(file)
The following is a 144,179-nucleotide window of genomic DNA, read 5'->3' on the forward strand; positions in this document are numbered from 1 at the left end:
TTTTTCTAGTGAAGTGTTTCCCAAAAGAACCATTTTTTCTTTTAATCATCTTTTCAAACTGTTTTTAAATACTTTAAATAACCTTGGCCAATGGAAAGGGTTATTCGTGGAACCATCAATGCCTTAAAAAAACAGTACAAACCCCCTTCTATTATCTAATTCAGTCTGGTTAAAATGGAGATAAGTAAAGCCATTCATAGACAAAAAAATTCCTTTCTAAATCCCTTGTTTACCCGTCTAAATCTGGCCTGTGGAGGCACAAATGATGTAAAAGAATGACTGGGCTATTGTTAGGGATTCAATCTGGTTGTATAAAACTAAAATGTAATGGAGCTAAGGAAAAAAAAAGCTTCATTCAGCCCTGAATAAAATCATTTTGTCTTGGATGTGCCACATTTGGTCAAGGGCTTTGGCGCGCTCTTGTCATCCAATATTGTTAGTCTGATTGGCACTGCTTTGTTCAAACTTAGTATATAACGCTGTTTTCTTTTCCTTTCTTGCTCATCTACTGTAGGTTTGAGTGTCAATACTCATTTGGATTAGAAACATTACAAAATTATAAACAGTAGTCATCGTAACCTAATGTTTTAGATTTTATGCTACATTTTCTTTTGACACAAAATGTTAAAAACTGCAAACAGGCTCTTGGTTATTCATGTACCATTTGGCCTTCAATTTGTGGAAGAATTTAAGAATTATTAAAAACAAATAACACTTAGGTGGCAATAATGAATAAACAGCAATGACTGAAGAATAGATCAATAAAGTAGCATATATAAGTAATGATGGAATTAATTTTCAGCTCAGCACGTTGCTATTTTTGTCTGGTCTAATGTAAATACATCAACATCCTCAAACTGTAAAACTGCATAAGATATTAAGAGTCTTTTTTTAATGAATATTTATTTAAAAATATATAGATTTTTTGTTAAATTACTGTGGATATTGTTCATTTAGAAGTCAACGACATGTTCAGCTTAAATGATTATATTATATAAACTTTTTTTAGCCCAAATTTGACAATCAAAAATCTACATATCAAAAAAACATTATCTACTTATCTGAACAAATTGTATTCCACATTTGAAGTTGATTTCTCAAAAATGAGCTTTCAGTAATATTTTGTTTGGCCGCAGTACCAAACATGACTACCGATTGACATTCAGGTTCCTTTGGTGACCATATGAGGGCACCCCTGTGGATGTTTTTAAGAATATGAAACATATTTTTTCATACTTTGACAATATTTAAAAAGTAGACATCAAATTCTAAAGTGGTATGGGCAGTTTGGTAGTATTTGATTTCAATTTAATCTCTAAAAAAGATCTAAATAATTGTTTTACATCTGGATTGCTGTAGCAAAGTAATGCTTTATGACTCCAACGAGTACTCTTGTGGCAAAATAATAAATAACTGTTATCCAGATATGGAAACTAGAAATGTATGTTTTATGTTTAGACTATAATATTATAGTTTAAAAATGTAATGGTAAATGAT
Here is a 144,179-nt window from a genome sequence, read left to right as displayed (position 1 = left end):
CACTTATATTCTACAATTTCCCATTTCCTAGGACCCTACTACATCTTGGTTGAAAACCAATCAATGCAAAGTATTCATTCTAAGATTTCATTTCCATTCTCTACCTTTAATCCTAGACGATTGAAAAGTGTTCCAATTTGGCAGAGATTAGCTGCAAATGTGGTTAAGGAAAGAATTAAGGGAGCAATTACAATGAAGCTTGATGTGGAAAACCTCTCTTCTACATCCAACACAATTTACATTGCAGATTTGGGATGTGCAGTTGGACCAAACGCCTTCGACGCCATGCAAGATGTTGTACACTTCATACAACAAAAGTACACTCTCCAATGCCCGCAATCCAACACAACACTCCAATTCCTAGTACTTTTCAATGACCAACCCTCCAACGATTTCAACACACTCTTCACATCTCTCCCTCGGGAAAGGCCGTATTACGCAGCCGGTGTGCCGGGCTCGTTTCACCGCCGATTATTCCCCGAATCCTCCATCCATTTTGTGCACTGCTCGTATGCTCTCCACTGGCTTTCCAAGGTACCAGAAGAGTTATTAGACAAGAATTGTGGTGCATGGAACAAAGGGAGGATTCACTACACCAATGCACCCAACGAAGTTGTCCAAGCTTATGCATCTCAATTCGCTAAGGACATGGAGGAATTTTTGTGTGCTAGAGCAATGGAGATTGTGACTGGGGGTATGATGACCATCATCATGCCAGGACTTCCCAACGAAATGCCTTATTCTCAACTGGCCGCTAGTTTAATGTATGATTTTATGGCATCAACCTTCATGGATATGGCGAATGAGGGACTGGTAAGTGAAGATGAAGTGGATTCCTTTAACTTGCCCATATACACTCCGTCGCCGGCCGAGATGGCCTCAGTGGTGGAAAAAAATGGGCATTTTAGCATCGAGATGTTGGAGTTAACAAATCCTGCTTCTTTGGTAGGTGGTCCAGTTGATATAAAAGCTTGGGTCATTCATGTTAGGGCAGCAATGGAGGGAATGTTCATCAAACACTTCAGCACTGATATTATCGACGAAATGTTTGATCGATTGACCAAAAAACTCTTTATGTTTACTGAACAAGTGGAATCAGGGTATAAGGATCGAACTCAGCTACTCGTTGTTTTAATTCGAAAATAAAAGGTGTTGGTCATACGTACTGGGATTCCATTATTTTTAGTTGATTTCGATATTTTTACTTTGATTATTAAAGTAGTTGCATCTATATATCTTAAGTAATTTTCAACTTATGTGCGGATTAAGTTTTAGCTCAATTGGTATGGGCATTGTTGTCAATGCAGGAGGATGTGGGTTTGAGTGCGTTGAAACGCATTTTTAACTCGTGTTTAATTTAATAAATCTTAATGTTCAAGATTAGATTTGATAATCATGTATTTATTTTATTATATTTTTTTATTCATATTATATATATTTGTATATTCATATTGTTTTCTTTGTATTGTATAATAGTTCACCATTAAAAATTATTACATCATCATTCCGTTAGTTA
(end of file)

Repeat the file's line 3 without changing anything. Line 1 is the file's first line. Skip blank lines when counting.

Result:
Here is a 144,179-nt window from a genome sequence, read left to right as displayed (position 1 = left end):